You are currently viewing Preparing them for predators

Preparing them for predators

Ciska Thurman asked an expert how you can protect your little ones from predators – both in real life and on the internet

Blog_ParentTalkFeb2016It is one of the harshest realities about parenting: that your children may be exposed to predators who will seek to coerce them into an abusive situation. And even tougher yet is the realisation that it is your job to prepare and protect them without evoking paranoia, and knowing that as they grow up, your ability to shield them and keep them safe in every moment starts to diminish.Before you know it, the toddler you needed eyes at the back of your head for is spending the night at a friend’s house. Do you know both parents? Do you know any details about their planned outing? Do you know whether your kids will feel empowered to speak out if they’re intimidated?

Age-appropriate introduction

Children are usually first introduced to predators through fairy tales and children’s stories. This can create the expectation that predators are easily identifiable, in a dark disguise, with an evil laugh and lurking accomplices. In reality, child predators will typically present themselves in the opposite way: through familiarity and fun. Expecting a child to detect danger is putting immense, unfair pressure on them (and often results in the kind of guilt that prevents them from seeking help). Rather discuss ‘stranger danger’ in a matter-of-fact fashion with your children, and focus on instilling simple yet essential ground rules.

Age 2-4 

Be a safe haven. Minnon Holtzhausen, a counselling psychologist, says ‘Start with teaching your child to stay close to you when out in public places.’ Reiterate often that if he ever feels confused or scared about anything, you’ll help and love him no matter what – and most importantly, you won’t get angry.

Don’t shroud sex. ‘Teach your kids the correct terminology for their genitals,’ urges Minnon. Call a vagina a vagina, and a penis a penis. Euphemisms only create more confusion and restrict your child’s ability to talk about anything of a sexual nature. Explain that private parts are exactly that – and that nobody (except you and your doctor) should touch them. Make sure that you always answer sex-related questions briefly but honestly. Suggesting that this topic is off-limits will shroud it in the kind of secrecy you want to avoid.

Age 5-8

Show ownership of his/her body.As awkward as it may be, support your child if she squirms away from a passer-by’s unsolicited hair-ruffle, or a hug or kiss from a distant relative. Politely explain that your daughter isn’t yet comfortable with someone she does not really know touching her – this will model to her that establishing physical boundaries/saying ‘no’ to touch (even to a ‘nice’ person) is perfectly acceptable.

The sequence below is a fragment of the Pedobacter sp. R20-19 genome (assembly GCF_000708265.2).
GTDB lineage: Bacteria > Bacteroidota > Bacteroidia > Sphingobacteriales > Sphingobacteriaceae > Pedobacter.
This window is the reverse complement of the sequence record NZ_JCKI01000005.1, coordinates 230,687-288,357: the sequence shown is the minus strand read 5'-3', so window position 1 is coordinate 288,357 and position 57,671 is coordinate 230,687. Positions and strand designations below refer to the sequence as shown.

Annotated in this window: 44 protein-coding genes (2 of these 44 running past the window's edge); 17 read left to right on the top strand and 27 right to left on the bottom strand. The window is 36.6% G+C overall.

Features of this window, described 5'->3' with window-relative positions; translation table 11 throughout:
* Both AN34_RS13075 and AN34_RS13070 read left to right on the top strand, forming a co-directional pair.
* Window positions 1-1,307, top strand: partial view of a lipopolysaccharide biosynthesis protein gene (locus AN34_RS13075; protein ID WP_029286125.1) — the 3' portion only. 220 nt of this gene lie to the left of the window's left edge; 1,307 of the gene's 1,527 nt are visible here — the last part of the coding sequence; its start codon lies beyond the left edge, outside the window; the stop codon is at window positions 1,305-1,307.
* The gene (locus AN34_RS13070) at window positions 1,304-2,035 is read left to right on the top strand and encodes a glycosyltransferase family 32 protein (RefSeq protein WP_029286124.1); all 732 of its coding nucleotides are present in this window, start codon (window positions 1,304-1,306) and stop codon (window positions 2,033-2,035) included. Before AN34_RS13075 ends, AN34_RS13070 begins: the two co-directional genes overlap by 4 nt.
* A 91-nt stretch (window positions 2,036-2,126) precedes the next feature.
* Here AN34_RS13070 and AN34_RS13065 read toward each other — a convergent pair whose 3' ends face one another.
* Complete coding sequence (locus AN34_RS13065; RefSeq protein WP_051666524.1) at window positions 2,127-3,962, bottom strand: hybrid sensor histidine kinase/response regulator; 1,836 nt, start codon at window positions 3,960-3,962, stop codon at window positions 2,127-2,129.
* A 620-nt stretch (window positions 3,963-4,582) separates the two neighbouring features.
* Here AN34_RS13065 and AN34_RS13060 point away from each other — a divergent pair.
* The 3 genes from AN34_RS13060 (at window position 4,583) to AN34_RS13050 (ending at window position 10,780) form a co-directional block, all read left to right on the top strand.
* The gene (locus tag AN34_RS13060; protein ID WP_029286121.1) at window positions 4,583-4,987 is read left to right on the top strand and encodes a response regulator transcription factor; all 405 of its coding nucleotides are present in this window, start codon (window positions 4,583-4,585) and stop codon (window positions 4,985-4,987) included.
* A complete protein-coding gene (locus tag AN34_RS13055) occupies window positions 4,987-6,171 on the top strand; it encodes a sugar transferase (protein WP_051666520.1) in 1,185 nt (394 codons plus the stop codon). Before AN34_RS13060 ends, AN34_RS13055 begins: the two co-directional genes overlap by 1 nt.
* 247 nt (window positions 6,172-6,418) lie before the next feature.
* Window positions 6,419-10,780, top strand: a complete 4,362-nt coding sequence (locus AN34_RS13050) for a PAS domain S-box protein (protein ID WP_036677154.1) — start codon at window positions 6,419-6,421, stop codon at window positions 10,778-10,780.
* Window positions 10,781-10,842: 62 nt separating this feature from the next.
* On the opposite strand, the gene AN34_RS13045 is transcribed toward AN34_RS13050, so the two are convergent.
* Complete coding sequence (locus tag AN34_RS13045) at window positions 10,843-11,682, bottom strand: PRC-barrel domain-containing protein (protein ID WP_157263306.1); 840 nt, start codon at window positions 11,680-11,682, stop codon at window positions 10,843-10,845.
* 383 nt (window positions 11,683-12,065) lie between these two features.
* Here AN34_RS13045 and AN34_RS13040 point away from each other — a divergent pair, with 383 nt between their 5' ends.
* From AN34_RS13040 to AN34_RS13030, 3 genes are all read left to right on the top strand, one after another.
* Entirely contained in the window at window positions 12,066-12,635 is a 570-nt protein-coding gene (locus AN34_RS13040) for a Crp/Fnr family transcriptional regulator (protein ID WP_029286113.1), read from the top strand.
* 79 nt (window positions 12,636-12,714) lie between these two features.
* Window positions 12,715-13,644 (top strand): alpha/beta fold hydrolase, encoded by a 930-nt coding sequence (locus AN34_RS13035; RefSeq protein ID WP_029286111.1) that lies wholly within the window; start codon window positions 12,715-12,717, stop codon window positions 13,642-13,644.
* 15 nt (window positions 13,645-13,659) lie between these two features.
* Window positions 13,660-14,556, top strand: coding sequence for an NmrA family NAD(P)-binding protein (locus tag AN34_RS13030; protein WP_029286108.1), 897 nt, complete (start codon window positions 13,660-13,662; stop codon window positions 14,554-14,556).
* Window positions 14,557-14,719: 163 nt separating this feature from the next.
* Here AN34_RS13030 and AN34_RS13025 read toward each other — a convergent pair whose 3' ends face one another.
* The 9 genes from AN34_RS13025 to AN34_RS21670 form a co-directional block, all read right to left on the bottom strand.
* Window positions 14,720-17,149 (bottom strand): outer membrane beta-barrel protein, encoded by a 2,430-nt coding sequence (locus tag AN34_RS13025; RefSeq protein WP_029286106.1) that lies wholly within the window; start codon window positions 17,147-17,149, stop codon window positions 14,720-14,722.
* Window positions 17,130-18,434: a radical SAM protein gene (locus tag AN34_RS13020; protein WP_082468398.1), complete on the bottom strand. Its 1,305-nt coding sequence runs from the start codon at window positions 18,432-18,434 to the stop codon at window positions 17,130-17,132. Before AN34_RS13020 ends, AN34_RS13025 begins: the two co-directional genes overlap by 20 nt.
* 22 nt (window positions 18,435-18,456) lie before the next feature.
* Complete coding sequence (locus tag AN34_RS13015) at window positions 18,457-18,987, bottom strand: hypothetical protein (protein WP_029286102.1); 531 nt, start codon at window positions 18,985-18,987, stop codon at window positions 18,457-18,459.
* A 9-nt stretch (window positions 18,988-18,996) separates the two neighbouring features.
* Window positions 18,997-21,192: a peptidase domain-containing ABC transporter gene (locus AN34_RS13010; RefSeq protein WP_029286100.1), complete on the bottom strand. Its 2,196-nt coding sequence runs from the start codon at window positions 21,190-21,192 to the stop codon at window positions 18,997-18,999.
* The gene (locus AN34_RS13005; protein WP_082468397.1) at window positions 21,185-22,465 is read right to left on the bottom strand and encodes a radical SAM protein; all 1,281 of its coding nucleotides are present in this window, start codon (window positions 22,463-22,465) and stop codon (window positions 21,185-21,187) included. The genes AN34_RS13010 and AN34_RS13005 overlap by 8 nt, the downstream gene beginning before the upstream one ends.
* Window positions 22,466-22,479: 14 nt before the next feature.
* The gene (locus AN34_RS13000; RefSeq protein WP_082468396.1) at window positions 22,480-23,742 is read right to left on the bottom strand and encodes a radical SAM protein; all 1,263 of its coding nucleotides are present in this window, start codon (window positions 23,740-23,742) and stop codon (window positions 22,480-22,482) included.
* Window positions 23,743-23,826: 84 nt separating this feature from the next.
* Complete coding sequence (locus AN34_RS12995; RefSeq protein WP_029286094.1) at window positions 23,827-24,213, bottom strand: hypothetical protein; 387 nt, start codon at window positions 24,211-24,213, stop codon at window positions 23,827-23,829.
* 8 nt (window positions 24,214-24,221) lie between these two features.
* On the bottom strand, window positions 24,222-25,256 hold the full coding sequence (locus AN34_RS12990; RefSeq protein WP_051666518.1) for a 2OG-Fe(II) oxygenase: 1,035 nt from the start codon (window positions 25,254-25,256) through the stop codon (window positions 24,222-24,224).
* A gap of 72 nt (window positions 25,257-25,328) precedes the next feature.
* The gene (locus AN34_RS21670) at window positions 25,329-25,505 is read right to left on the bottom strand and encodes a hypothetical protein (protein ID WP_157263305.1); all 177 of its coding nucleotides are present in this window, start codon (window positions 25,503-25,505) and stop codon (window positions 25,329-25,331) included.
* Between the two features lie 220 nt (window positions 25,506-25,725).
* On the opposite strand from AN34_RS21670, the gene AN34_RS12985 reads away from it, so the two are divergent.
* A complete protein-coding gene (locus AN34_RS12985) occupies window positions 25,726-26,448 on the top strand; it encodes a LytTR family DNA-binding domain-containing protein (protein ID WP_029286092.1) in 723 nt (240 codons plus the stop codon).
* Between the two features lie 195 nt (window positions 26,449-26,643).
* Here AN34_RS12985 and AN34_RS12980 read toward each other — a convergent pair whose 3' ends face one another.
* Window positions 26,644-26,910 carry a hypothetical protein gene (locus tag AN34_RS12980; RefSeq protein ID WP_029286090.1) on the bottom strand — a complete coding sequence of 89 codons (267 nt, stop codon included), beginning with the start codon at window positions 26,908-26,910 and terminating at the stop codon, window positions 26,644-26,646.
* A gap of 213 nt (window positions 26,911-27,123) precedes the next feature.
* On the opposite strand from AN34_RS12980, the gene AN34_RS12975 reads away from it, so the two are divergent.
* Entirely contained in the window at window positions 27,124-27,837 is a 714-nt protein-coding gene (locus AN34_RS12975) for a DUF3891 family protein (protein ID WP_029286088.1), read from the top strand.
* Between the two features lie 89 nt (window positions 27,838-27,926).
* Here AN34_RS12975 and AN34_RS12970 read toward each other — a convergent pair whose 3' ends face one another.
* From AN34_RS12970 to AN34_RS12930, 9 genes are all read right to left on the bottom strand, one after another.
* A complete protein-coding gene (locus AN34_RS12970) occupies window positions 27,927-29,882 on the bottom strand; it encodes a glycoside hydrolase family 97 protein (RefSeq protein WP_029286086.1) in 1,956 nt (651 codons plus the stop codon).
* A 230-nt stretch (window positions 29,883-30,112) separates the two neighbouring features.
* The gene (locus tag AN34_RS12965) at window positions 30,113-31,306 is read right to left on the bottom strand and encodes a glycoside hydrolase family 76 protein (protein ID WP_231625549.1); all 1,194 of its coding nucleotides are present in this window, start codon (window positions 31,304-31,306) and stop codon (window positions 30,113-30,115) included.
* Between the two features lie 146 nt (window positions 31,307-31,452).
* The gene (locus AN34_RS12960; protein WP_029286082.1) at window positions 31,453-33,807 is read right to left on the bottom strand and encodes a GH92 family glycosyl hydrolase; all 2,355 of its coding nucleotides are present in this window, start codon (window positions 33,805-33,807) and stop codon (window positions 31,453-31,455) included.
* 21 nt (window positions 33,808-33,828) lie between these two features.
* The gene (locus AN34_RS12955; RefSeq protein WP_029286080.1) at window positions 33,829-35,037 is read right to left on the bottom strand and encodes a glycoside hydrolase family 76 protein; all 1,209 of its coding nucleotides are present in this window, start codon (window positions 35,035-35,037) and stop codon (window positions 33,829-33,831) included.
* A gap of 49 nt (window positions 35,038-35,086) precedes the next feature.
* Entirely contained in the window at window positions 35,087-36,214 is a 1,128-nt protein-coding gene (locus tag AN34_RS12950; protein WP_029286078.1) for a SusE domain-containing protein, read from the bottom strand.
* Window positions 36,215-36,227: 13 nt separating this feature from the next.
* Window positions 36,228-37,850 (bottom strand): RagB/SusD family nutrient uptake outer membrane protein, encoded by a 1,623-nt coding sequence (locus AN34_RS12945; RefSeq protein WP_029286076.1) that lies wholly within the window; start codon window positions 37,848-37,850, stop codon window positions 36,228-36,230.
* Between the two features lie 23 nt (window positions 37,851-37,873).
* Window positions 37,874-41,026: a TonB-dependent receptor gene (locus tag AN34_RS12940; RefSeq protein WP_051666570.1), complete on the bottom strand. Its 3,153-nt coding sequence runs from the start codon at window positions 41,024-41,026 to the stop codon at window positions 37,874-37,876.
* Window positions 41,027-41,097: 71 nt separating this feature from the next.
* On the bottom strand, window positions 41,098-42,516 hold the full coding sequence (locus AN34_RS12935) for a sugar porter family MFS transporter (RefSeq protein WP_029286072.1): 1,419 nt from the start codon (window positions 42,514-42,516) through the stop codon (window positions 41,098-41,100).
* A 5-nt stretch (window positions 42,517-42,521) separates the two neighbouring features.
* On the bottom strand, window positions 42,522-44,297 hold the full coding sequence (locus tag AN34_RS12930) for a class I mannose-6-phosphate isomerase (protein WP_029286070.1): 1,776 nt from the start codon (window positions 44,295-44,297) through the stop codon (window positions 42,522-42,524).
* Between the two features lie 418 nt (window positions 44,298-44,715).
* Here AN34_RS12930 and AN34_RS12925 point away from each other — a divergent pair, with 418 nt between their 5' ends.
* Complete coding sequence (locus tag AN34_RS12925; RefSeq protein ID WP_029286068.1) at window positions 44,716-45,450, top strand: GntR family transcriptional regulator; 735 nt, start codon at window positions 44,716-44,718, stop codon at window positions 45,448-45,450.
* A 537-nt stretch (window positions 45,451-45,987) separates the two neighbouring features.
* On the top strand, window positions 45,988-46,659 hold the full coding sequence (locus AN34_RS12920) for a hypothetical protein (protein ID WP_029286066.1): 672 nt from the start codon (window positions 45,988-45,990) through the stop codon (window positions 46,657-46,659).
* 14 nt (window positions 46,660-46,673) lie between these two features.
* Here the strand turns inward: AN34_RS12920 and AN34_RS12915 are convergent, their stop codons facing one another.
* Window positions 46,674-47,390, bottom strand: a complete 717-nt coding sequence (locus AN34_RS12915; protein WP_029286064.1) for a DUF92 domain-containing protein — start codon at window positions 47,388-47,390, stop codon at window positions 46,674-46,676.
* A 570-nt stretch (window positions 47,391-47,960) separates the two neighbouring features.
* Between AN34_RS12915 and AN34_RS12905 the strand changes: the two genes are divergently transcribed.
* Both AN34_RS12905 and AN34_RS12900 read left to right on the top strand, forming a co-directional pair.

Guard against guilt. The predator’s most powerful weapon is creating feelings of shame and fear in the victim. Constantly reinforce to your children that it is never their fault if someone behaves in a sexual manner towards them. Also impress upon them that secrets are never safe – especially if they cause upset or embarrassment. Remember to keep your cool, and not to admonish or scold any admission, as this will just shut down the impulse to disclose any further.

Age 9+

Impart internet safety. Our scope of protection needs to include not only the world out there, but the online world as well. Teaching internet safety is imperative from the moment your children start using a connected device of any sort (even gaming systems). The South African Police Service says to be aware of the following when using the internet, particularly social media sites: false identities are easy to create; not all information is private; and predators come in various guises.

What you can do

Restrict device use to common spaces and certain times of the day.

Get involved. Spend time with your kids online, and explain the necessity of parental control tools such as blocking and filtering software.

Arm yourself with information, such as social media acronyms specifically designed to dupe parents.

Rehearse practical skills. Role-play and rehearsal of how to react in an unnerving situation will equip your child with a hands-on approach.

Use non-sexual examples in a fun and age-appropriate way. Role-play telling a distracted adult about a fire outbreak (practise persistence) or run through ways of stopping a tickling or roughhousing game (pushing someone’s hand away, leaving, ordering someone to stop). As with anti-bullying practices, encourage your kids to use their WITS (Walk away, Ignore, Talk it out, Seek help).

Top 3 tips for children

1. Don’t give out any personal information without your parents’ consent

2. Don’t let strangers follow you on social media or in chat rooms (as in real life); only accept followers you know

3. Don’t download or install software that could jeopardise your family’s privacy.